By Beatrice E. Rangel
The decision by the US government to prosecute la crème de la crème of soccer leadership has presented the world with yet another disappointment: one of our sport passions is part of a network of criminal organizations that, according to the US Attorney General, "engaged in bribery to decide who would televise games, where the games would be held and who would run the organization overseeing organized soccer worldwide."
Most serious among the charges is racketeering, which according to Ms. Lynch, turned the world revered organization "into a criminal enterprise."
In short, FIFA is a racketeering corrupt organization (RICO).
And while allegations about corruption in FIFA have run for several decades, the depth, blatancy and entrenchment of a pervasive culture of corruption and greed within the organization has shocked everyone including even those who illegally gamble over soccer matches.
The raid of premises, indictments of top leaders and extradition requests of yet others on the part of US law enforcement agencies serve to alert the world on the direction the newly appointed Ms. Lynch will take the US Department of Justice: Worldwide application of RICO laws in the US.
She clearly is daring to is take advantage of the virtues of globalization to call the shots against organized crime.
Evidently Ms Lynch knows better than most public policy leaders. Because she was part of the three year long investigation of FIFA, she knew criminals use national frontiers to escape the arm of justice. But she also knew that extension of RICO tenets to prosecute criminals needed to make a debut in international affairs. She thus seized the opportunity and defined her mandate by giving FIFA a long overdue red card. And what better baptismal waters than the billionaire river of soccer.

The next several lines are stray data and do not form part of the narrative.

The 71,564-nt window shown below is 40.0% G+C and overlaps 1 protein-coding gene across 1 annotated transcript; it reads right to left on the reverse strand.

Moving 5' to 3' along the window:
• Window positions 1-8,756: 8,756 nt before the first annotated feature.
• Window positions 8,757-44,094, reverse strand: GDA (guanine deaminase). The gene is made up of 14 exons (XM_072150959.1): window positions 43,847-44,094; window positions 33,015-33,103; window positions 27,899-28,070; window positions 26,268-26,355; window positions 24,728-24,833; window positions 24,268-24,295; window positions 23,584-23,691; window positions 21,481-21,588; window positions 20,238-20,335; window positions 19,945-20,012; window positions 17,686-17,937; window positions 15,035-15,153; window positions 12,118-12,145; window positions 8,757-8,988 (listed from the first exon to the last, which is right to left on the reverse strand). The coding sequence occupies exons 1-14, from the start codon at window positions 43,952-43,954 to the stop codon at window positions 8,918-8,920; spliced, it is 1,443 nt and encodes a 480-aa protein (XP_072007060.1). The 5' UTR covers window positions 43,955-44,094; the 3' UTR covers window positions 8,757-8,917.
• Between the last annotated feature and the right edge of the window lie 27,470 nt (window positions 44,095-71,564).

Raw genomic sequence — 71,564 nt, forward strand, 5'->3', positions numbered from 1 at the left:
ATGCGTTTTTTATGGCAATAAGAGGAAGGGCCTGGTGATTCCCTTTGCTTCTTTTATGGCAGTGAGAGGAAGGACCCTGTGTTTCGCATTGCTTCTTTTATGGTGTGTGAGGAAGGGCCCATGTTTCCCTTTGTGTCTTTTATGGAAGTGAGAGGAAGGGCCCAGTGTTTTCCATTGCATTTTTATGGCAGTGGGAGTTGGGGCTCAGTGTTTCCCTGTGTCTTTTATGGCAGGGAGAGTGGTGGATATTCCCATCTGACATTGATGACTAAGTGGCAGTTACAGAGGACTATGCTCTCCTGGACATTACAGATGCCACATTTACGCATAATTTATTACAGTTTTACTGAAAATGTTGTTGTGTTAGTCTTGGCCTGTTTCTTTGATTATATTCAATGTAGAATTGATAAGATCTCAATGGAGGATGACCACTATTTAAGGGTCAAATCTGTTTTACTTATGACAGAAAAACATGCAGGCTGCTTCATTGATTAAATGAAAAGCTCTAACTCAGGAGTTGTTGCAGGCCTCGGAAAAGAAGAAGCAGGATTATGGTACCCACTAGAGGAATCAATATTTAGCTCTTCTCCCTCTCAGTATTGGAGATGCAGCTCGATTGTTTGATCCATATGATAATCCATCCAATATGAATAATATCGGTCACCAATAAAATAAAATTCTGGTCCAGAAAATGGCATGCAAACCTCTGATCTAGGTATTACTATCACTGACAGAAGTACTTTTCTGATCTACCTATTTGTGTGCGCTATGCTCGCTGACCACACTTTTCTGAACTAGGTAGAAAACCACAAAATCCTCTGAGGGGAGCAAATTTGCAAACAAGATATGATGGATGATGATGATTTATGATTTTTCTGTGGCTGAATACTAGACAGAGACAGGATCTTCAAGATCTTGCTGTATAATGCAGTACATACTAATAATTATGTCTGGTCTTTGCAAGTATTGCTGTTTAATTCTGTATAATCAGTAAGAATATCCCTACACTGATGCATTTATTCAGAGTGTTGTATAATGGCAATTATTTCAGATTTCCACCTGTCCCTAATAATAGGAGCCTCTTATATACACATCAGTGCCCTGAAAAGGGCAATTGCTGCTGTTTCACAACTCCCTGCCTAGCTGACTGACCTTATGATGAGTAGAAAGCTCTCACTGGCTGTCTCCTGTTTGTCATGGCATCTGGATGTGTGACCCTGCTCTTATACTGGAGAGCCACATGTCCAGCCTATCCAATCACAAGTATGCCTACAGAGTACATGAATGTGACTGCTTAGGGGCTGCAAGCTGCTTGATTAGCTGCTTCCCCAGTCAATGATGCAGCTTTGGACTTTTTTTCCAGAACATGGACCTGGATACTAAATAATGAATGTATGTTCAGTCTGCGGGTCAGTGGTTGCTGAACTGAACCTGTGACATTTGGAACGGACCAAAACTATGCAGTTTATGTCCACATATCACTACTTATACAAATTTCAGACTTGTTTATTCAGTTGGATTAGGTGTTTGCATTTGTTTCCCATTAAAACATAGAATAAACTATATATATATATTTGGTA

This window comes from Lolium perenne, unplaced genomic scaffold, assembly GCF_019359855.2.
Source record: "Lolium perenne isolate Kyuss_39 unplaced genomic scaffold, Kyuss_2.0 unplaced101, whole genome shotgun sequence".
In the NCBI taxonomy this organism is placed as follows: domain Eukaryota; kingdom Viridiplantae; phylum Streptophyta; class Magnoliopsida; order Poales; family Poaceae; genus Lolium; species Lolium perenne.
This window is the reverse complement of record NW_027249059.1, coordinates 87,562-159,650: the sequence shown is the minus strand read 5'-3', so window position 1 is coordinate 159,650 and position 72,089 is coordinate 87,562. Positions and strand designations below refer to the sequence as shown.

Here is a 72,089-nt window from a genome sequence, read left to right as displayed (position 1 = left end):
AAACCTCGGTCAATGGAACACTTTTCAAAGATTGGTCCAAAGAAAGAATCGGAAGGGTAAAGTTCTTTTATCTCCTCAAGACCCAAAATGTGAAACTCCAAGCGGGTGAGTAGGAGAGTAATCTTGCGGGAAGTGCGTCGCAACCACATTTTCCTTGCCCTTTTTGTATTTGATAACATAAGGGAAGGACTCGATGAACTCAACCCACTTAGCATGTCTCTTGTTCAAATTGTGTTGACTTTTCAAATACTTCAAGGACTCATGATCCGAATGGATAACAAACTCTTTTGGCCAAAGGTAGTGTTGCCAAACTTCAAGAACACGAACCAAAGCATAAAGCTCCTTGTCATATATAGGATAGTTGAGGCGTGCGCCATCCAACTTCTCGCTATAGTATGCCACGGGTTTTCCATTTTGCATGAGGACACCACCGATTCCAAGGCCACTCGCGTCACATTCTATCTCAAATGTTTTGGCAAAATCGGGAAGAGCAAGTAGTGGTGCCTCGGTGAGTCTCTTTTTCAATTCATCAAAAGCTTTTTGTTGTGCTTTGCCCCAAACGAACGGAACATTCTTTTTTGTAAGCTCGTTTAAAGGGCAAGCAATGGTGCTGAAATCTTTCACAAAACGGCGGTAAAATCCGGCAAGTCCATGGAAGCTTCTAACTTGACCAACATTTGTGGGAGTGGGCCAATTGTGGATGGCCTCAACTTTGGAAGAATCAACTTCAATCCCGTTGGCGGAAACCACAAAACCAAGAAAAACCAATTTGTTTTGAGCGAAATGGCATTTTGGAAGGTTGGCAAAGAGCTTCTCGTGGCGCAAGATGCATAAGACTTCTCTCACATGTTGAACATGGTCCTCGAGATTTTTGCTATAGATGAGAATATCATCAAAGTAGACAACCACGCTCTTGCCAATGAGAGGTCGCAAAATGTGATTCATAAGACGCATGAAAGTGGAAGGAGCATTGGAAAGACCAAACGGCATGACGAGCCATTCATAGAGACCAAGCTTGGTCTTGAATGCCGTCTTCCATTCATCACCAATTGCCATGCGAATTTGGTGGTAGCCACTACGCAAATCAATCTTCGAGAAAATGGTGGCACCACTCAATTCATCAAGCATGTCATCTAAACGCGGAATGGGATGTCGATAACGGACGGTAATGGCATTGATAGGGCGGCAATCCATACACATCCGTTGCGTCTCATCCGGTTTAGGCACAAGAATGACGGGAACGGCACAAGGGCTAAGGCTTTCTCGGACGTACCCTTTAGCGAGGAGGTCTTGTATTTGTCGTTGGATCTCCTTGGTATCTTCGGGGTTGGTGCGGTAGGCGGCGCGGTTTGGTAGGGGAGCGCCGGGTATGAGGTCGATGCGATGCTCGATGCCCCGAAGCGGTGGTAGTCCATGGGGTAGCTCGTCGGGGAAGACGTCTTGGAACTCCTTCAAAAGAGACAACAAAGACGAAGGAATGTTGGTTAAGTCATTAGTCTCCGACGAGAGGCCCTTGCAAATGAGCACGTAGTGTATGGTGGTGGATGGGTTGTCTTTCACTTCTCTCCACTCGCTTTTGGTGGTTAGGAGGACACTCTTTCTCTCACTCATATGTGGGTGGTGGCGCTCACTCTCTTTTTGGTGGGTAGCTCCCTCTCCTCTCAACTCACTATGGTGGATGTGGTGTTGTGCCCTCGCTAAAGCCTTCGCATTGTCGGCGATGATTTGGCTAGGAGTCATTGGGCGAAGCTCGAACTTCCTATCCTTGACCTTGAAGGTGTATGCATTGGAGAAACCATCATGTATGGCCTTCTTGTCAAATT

Established 111 years ago in France at the headquarters of the French Association of Athletic Sports, FIFA was meant to become the promoter of soccer and mobilizer of fans.
By means of regulating the European teams and then adopting the South American Soccer teams and some African soccer leagues into the organization, the sport and FIFA began a long march towards globalization.
Two Frenchmen where behind FIFA's creation and consolidation: Robert Guerin, a sports journalist, was responsible for its establishment and Jules Rimet was responsible for FIFA's coronation as the absolute monarch of soccer.
Rimet became FIFA's President in 1921, crowning two major achievements. First, it was under his stewardship that the last outstanding European countries joined the organization, meaning the whole continent was now represented and total membership reached 40.
He also succeeded in convincing the British associations to rejoin after their walk-out on account of WWI.
It is highly unlikely that either of these prominent figures of journalism and sports would have ever seen the organization as an avenue to become "rich and famous". Quite to the contrary, they believed that "the sport was a means to promote understanding; friendship and peace among peoples". Accordingly, enhanced coverage of soccer would give new generations a role model for how to excel in life.
So when did FIFA enter the shady world of racketeering? According to the British investigative reporter David Yallop, the new and rewarding practice was initiated by Joao Havelange, a Brazilian who has headed the country's soccer association and left for FIFA under a storm of corruption allegations.
Havelange was the 7th president and the first non-European to preside FIFA. Havelange engaged in the business even before being elected. In order to defray his election campaign, he enlisted sports marketer Patrick Nally.